My CBS Interview

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Here is a link to my recent CBS interview:

Hollywood’s Mentor

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Habits spread like a virus throughout your social networks, according to a study conducted by Nicolas Christakis, Yale University.

Once forged, habits tend to stick with you for most of your life, according to another study conducted by Dr. Pressman, Brown University.

One of the most important sources of habits are your parents. 

The second most important source of habits are mentors. Mentors share their habits with their mentees. Mentees, thus, adopt the habits of their mentor and those habits stick with them for most of their adult lives.

If you don’t believe me, just look at the latest headlines on this Harvey Weinstein Hollywood mess. Women are now coming out of the woodwork to share their stories of sexual abuse, not only at the hands of Harvey Weinstein, but also at the hands of other famous male Hollywood actors who suckled at the tit of Weinstein.

Harvey Weinstein was a major power broker in Hollywood, as head of Miramax Films. Anyone in a position of power becomes a mentor, good or bad.

There is no doubt in my mind that Weinstein mentored hundreds, if not thousands, of subordinates over his thirty years.

This means there may be thousands of men in Hollywood who, thanks to Weinstein, have forged the bad habit of sexually abusing women.

Because habits stick with you for most of your adult life, this means we are only seeing the tip of the iceberg in Hollywood.

Harvey Weinstein may be gone for good, but there are literally thousands of Harvey Weinstein mentees out there in Hollywood, just waiting for your young daughter to walk through their door for their “audition”.

Let that sink in for a moment.


Bad Habits Always Take You Down, Eventually

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Bad habits generally don’t take you out immediately. They often take many years before they negatively impact your life.

Just think about some of the actors, CEOs, athletes, musicians, politicians and other celebrity types who were taken down by their bad habits:

  • Bill Cosby’s Alleged Sexual Predator Bad Habit
  • Tiger Woods’ Infidelity Bad Habit
  • Eliot Spitzer – Former governor of New York’s Prostitute/Infidelity Bad Habits
  • Bernie Madoff’s Theft Bad Habit
  • Aaron Hernandez’s Murder Bad Habit
  • Whitney Houston’s Drugs Bad Habit

And now we have Harvey Weinstein and his sexual abuse bad habit.

As I mentioned in my book Rich Habits, your habits create two types of luck – Opportunity Luck or Detrimental Luck. [Read more…]

How Successful Entrepreneurs Survive Adversity

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Eighty-two percent of the successful entrepreneurs in my Rich Habits Study, my millionaires, said they spent most of their entrepreneurial journey struggling with adversity. This ongoing battle often damaged their self-confidence and sometimes resulted in depression. They lacked confidence or became depressed because, despite their best efforts, they were unable to move the needle forward. Adversity never seemed to take a break.

So, what kept these self-made millionaires going? [Read more…]

Escaping a Culture of Poverty

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I was recently interviewed by the Washington Post. The Federal Survey of Consumer Finances had just released their 2016 report, showing the rising number of white millionaires in the last 25 years. The first question the Washington Post reporter had was why?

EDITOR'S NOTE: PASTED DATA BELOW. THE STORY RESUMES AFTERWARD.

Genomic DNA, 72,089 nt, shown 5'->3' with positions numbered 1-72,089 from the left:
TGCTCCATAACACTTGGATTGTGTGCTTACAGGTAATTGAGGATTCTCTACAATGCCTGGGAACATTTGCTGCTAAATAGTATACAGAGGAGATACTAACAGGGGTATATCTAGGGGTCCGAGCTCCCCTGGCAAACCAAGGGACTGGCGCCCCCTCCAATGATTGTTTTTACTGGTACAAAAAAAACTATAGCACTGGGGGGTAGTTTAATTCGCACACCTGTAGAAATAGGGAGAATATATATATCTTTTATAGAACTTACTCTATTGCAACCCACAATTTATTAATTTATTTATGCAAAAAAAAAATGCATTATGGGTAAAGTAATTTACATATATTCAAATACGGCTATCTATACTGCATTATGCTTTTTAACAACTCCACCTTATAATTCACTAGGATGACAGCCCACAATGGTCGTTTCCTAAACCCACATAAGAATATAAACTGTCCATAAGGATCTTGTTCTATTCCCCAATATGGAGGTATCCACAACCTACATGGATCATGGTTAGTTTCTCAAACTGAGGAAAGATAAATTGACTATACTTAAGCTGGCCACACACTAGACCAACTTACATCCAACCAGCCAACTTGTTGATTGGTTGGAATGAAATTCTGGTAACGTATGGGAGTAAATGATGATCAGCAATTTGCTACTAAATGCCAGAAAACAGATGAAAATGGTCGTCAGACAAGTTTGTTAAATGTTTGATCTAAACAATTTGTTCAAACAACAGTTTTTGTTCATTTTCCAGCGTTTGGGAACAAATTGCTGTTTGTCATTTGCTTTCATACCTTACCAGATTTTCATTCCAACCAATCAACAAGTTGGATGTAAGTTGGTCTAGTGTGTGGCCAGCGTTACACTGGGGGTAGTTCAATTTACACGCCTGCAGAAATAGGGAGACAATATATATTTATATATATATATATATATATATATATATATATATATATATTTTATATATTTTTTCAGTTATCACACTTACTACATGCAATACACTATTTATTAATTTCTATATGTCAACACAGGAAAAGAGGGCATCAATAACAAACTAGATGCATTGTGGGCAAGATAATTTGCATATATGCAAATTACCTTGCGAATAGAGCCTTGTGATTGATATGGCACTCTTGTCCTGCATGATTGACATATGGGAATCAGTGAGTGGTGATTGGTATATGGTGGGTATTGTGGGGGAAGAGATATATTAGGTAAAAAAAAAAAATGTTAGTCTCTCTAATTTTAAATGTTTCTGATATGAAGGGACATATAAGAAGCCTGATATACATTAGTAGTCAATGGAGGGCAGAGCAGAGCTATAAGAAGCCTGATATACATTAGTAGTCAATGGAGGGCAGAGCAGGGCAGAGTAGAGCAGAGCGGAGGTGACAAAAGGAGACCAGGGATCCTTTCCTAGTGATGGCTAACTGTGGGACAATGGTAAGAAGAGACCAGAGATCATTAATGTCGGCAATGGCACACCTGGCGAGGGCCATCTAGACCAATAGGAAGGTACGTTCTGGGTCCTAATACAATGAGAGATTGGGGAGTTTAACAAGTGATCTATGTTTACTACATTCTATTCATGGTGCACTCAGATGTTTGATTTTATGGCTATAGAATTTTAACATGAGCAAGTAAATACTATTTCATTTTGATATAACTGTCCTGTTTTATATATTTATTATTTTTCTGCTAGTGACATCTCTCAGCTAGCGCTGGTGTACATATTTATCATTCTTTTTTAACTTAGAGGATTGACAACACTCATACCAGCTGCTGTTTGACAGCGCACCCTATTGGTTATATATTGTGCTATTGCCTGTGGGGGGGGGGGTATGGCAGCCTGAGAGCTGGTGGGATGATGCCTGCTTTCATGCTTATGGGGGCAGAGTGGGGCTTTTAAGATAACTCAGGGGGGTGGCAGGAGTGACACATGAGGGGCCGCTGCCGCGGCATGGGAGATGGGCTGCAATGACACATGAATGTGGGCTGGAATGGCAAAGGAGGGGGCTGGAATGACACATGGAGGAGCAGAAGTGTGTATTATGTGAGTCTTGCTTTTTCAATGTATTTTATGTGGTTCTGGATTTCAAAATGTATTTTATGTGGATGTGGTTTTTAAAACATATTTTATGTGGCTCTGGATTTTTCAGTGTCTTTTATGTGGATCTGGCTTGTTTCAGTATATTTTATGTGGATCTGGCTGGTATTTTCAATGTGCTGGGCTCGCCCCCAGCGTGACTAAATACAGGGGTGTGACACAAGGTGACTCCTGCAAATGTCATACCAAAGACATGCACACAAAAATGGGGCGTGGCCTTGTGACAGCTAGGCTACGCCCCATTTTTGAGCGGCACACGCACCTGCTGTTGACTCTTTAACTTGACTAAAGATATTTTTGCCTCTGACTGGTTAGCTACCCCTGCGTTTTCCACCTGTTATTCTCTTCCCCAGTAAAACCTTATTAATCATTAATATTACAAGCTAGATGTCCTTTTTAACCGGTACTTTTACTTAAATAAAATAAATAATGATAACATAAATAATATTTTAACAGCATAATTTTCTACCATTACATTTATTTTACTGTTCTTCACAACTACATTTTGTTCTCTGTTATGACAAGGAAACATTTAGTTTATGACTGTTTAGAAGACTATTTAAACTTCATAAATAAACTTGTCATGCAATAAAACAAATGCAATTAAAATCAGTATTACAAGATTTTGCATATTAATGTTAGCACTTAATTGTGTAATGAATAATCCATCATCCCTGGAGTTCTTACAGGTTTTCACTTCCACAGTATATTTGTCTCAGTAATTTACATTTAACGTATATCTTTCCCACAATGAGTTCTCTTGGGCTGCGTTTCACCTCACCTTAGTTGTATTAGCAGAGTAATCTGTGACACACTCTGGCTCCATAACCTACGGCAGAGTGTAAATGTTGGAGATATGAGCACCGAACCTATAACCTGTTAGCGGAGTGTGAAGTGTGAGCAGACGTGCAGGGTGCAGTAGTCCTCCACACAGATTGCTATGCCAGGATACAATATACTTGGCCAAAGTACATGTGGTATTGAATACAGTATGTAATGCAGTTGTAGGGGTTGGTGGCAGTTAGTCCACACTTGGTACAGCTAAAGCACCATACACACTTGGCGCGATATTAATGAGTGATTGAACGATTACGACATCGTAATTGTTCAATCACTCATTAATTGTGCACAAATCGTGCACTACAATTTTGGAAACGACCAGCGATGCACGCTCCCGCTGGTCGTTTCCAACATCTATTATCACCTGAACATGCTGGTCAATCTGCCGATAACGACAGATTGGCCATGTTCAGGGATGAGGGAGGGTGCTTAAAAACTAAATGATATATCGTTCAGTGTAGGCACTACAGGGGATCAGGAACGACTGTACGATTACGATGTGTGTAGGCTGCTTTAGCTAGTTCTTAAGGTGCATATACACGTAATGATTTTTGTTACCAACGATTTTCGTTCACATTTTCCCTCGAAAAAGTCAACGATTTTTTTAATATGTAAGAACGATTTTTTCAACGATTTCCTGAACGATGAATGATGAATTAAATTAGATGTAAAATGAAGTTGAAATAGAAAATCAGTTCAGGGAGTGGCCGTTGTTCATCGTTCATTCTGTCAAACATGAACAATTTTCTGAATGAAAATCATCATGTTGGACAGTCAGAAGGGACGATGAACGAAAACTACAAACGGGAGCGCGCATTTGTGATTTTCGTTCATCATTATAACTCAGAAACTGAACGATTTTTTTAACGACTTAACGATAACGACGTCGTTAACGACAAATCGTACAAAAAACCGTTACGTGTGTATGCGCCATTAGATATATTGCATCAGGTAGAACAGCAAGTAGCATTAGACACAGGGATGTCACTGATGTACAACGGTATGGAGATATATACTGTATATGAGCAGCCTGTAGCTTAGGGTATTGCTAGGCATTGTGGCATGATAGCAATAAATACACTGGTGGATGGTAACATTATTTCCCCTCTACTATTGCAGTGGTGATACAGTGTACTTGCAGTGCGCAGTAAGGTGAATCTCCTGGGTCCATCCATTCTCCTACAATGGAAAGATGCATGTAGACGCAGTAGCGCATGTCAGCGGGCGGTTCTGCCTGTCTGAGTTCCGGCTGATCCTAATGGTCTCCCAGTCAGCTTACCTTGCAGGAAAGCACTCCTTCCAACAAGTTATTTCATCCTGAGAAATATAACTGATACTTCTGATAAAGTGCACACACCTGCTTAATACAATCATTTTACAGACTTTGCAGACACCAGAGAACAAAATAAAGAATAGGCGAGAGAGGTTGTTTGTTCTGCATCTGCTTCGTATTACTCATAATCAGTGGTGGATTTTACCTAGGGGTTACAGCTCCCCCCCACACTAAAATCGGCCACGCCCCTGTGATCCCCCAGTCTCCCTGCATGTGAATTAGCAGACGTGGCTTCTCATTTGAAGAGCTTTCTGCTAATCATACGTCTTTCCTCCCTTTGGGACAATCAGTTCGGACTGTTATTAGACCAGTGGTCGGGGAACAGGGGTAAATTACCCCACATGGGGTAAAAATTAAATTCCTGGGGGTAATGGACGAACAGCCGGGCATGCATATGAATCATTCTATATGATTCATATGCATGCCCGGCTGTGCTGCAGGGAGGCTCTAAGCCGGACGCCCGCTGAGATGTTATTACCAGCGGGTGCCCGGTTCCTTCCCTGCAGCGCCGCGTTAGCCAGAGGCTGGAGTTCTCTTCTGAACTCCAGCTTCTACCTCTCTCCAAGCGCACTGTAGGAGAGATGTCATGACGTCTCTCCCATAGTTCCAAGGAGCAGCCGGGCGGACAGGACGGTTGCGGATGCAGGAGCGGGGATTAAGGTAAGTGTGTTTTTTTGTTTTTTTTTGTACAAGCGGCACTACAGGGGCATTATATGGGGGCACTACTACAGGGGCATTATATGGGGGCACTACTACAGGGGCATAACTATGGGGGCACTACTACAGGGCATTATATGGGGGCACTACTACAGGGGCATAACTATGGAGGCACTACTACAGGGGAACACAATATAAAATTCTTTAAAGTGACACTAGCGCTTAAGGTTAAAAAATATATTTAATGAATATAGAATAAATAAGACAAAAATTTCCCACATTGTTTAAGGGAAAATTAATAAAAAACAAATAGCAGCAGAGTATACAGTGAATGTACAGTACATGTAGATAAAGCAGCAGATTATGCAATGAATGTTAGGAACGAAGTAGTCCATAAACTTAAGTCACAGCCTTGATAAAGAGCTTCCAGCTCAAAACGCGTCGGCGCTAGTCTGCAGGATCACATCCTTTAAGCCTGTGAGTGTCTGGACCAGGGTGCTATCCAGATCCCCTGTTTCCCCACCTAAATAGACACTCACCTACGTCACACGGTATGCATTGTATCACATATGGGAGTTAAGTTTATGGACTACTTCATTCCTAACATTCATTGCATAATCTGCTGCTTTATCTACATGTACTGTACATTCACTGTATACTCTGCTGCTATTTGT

I told the reporter that many of the individuals who became millionaires over the last twenty-five years were baby boomers. Since most of those boomers were white, naturally there would be a greater number of white millionaires over the past twenty-five years.

Simple enough, right?

But the follow-up question the Washington Post reporter asked was really the more important question:

Why wasn’t the black community seeing a corresponding increase?

I told the reporter that we did not have a wealth gap in America, we had a parenting gap. Sadly, there is a culture of poverty in the black community and at the heart of this culture of poverty is one very alarming statistic – 72% of black children are raised without a father.

Why does that statistic matter?

According to my Rich Habits research, our daily habits are the reason why we are rich, poor or stuck in the middle-class. And where do we get most of our habits?

According to a study by Dr. Pressman of Brown University, we pick up most of our adult habits by the age of nine. And for most of those formative years, it is our parents who teach us those habits. Most of the self-made millionaires in my study confirmed that they were taught certain, specific habits by their parents that enabled them to succeed in life.

Children raised in single-parent households are at a clear disadvantage. And it’s not a 50% disadvantage, it’s a 100% disadvantage. Single-parents are the sole provider and this often means working long hours or taking on a second job in order to earn enough money just to survive. This leaves little to no time to mentor their kids for success by teaching them good success habits. This 72% single-parent statistic represents a culture of poverty. And until that culture changes, or until that one parent becomes a success mentor to their kids, children raised in single-parent households will forever lag behind children raised in two-parent households.

This single-parent statistic, along with the story of Ben Carson, motivated me to write my book Rich Kids, a book which shares the success habits self-made millionaires learned from their parents. It is also why I spent the past six years speaking to close to 2,500 high school and college students, specifically in lower-income school districts in the New York metropolitan area.

Dr. Ben Carson was raised by a single mother in the ghettos of Detroit. Concerned that their sons, Ben and Curtis, were taking the wrong path in life, Sonya Carson made a fateful decision that altered all of their lives forever. Sonya Carson, a single mother with a third grade education, turned the T.V. off for her kids, limiting them to only two hours of T.V. a week and forced her two young boys to read two books every week and then write a summary of what they read and what they learned from their reading. Each week they would hand their mom this summary for her to review. Sonya would mark up the summary with notations and hand the summary back to her boys. Reading for learning, soon became a daily habit for Ben and Curtis.